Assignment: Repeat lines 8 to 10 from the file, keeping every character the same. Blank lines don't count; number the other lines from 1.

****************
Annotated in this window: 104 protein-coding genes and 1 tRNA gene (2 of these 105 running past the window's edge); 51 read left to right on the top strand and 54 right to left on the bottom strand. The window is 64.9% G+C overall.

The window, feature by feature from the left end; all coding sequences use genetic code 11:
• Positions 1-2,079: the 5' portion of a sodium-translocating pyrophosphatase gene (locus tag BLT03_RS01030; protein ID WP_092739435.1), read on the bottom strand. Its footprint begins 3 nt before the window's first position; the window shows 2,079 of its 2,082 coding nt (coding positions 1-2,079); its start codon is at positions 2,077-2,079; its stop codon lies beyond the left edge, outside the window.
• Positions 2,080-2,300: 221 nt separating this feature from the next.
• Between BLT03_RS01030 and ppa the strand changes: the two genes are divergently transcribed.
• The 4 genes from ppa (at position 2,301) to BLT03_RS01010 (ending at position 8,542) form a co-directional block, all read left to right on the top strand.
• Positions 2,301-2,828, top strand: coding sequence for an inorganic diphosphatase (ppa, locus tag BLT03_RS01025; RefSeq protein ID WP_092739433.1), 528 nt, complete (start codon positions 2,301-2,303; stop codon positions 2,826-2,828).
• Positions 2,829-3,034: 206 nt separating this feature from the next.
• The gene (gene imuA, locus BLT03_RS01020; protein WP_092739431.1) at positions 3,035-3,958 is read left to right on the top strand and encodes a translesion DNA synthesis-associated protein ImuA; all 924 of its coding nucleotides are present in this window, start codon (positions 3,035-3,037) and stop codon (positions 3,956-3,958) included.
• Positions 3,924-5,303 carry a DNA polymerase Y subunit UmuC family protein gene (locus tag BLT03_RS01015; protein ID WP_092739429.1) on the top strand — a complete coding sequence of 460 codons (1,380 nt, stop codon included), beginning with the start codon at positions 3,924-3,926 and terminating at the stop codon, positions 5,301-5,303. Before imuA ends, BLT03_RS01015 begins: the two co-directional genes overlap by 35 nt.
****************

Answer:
• Positions 2,829-3,034: 206 nt separating this feature from the next.
• The gene (gene imuA, locus BLT03_RS01020; protein WP_092739431.1) at positions 3,035-3,958 is read left to right on the top strand and encodes a translesion DNA synthesis-associated protein ImuA; all 924 of its coding nucleotides are present in this window, start codon (positions 3,035-3,037) and stop codon (positions 3,956-3,958) included.
• Positions 3,924-5,303 carry a DNA polymerase Y subunit UmuC family protein gene (locus tag BLT03_RS01015; protein ID WP_092739429.1) on the top strand — a complete coding sequence of 460 codons (1,380 nt, stop codon included), beginning with the start codon at positions 3,924-3,926 and terminating at the stop codon, positions 5,301-5,303. Before imuA ends, BLT03_RS01015 begins: the two co-directional genes overlap by 35 nt.